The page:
Thirteen Days, a film about the Cuban missile crisis, is quite instructional regarding decision-making in government. Faced with the possibility of mass human extermination by a possible World War III, US President John Kennedy had to carefully weigh options as presented by the various experts.
And, as you guessed it, the experts were also the problem.
The thing with any expert is that their high training in their field, the focus that made them reach the level of “expert” in the first place, also serves as their limitation. When asked by Kennedy for answers, human nature kicked in and every expert’s proffering was practically exclusively within the confines of his specialty: a general urged unilateral attack, diplomats pleaded diplomacy, and the lawyers naturally suggested legal action.
But as with the high-stakes game of foreign relations, a government faced with this pandemic’s demand for life or death decision-making is courting a fool’s choice if it goes exclusively by way of the experts.
People, especially those of the liberal progressive bent, with an aversion to religion, tend to raise science to an undeserved pedestal. Thus, their mantra: “go with science.” Which is their way of saying that anything un-empirical, anything “un-sciencey,” is (like religion) mere superstition and thus to be ignored.
Such people, Schopenhauer would say, are indulging in “shallow-pated rationalism.”
Obviously there’s a lot to be said for science. But people oftentimes rely on it selectively. Scientific facts about the fetus being human, that children are better off with their biological father and mother together, as well as de-substantiating calls for alarmism at so-called “climate change,” have all been snubbed for not falling in line with liberal narratives.
And if it is truth that one is really after, then this needs to be acknowledged: science and religion are both built on faith. And like anything involving faith, it requires a leap into the unknown.
People say: “rely on data.” But doing so requires having “faith” (etymology: fides, trust) in an unknown number of factors. Faith that the data, collected by persons you don’t know or haven’t met, is correct. And setting aside the fact that not everything can be captured by numbers, data needs to be analyzed through the lens of scientific “theories” or “laws” made by people you don’t know personally, whose studies you’ve likely never read completely, and quite likely won’t be able to review. The studies themselves are built on a chain of studies, that readers are trusting was researched impeccably and reviewed stringently.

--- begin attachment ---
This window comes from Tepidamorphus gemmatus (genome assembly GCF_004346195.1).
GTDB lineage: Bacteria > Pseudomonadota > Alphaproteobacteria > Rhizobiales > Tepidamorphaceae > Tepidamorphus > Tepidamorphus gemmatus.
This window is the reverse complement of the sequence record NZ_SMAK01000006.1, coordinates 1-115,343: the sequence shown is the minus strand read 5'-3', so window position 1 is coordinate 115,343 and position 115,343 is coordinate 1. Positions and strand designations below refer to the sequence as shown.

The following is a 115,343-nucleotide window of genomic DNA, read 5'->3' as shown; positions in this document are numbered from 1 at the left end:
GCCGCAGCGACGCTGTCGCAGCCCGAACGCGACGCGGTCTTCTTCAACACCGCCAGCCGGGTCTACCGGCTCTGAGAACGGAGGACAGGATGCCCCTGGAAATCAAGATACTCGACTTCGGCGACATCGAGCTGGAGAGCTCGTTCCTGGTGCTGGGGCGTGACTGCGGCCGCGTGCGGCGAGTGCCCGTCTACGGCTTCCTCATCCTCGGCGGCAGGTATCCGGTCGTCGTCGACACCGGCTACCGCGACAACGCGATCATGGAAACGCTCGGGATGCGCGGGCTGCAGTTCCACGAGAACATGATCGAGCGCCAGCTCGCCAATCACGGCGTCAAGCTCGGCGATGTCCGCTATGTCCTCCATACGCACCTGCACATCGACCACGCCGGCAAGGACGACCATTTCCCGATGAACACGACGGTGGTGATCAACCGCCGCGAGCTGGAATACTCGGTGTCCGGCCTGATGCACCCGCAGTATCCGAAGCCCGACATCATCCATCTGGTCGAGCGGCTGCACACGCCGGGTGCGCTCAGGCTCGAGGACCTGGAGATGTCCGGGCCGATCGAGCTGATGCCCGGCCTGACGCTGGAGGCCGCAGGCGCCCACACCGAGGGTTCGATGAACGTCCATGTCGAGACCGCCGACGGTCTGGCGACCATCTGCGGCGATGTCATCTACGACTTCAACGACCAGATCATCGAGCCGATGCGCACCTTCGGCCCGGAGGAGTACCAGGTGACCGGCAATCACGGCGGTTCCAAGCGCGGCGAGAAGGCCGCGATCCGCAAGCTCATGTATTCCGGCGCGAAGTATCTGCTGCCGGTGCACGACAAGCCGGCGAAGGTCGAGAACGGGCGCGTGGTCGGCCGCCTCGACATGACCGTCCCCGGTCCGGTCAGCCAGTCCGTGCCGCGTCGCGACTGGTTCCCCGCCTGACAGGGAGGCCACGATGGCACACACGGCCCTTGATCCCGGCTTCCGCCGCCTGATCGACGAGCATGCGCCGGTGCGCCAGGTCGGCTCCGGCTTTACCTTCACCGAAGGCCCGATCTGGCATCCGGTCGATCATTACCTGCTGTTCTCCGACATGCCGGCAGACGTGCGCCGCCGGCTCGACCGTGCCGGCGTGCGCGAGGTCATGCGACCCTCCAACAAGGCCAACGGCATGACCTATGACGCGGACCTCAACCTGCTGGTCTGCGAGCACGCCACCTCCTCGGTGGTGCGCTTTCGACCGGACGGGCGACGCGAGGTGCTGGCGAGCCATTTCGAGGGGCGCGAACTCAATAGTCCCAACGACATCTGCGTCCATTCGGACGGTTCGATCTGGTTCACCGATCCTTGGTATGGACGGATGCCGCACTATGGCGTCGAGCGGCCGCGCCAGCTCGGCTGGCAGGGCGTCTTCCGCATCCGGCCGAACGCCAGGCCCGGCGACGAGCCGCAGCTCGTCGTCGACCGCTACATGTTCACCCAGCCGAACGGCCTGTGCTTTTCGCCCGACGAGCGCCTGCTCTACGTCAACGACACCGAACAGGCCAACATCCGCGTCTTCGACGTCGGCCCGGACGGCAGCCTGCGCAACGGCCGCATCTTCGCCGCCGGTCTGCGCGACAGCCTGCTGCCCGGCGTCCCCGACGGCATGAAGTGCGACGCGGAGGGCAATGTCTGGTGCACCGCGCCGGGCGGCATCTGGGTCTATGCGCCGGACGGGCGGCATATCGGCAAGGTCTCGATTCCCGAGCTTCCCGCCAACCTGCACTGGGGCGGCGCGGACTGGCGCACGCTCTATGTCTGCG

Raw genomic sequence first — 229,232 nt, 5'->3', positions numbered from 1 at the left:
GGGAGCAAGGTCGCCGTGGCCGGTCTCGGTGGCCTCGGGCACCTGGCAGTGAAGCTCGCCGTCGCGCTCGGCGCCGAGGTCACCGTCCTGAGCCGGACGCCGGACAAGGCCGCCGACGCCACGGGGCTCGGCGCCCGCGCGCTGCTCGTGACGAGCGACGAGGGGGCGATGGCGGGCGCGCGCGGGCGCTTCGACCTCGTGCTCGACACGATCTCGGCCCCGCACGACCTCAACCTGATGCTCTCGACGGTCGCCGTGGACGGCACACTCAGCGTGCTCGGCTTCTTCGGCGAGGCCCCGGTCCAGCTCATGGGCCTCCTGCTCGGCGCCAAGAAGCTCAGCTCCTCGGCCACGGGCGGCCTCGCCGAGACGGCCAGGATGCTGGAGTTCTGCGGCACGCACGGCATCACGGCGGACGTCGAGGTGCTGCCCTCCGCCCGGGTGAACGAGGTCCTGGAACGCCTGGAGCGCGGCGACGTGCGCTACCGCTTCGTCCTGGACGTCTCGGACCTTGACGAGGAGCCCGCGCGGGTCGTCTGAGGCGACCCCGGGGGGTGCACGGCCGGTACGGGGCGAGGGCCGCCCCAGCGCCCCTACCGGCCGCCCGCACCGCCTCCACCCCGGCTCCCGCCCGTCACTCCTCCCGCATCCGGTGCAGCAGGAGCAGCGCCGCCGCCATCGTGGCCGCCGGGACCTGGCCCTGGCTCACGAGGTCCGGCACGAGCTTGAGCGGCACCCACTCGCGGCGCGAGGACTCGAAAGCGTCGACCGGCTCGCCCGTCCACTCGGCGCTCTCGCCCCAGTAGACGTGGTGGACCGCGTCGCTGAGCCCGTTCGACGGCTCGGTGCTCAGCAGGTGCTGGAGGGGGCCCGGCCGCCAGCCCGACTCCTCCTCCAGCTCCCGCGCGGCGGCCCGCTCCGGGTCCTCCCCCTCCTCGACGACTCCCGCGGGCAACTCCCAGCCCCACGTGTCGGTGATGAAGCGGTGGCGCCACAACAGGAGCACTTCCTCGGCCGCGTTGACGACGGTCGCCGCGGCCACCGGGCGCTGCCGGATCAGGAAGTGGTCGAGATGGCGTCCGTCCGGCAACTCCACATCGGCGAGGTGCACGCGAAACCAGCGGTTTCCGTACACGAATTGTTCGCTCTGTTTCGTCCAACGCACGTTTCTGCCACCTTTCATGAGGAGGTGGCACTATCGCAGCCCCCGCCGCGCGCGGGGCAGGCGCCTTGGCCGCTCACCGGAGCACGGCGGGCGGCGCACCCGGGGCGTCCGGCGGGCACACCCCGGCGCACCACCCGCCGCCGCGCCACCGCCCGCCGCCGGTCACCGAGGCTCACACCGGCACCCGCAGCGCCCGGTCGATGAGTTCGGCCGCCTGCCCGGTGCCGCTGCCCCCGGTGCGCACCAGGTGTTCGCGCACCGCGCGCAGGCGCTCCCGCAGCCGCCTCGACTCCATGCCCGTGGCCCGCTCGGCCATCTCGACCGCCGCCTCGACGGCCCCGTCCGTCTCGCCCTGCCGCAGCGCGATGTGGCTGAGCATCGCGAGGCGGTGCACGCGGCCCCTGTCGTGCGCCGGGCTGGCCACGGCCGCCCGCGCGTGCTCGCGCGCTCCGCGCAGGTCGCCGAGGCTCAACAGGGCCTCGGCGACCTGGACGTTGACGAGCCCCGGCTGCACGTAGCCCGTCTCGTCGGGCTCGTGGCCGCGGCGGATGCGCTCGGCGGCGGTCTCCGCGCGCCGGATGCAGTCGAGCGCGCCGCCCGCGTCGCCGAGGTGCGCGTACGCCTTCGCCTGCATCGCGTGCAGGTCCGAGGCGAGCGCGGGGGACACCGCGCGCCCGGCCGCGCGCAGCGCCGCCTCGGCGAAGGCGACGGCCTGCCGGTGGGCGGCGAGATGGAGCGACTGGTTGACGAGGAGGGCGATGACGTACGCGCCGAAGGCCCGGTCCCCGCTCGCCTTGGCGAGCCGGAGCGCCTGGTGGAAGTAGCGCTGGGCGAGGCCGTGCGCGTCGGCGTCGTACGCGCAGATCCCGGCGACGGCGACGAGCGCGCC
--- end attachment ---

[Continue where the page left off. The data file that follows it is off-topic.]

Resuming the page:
And it doesn’t end there: even assuming everything checks out, data and experiments accurate and done correctly, science can’t still get us an actual truth we can continuously rely on 100% tomorrow, the next day, or days ahead.
Our current experience with scientific models demonstrates that.
And because science rests on human knowledge, which, as is clear to anyone who has bothered to think, is limited and will always be so, science will be bound by the same constraints.
Here, Karl Popper has this to say (at least as summarized by Bryan Magee in Confessions of a Philosopher): “We are never able to establish for certain the truth of any unrestrictedly general statement about the world, and therefore of any scientific law or any scientific theory.”
Thus, we “never can in the traditional sense of the word ‘know,’ know the truth of any of our science, all our scientific knowledge is, and will always remain, fallible and corrigible.”
Or, to paraphrase Kant: our knowledge is limited to make room for faith.
This doesn’t mean we disregard science but only to be conscious of its limitations. Should we base policy decisions on science? Indeed. But as Magee cautions, with this caveat: “The rational way to behave is to base our choices and decisions on ‘the best of our knowledge’ while at the same time seeking its replacement by something better; so if we want to make progress we should not fight to the death for existing theories but welcome criticism of them and let our theories die in our stead.”
The key phrase is “the best of our knowledge” because that’s all we’ll ever have. We ultimately — for better or worse — have to rely, not on fallible experts, but on the prudential judgment of our elected leaders (as discussed in “Duterte and prudential judgment,” BusinessWorld, April 2).
Remember that every piece of information moves not within a single realm but inevitably touches upon other areas of human relationships. Hence the need for a holistic and multi-disciplinary viewpoint detached from the deep, albeit narrow, confines of expertise.
The point here is not to bash experts or downplay the value of academic credentials or specialist training. Such provides us with an utterly invaluable forward baseline or starting point, far superior than proceeding from ignorance, upon which to build various options for our eventual decision.
But, clearly, that starting point can not be where we should end up.
Jemy Gatdula is a Senior Fellow of the Philippine Council for ForeignRelations and a PhilippineJudicial Academylaw lecturer for constitutionalphilosophy and jurisprudence.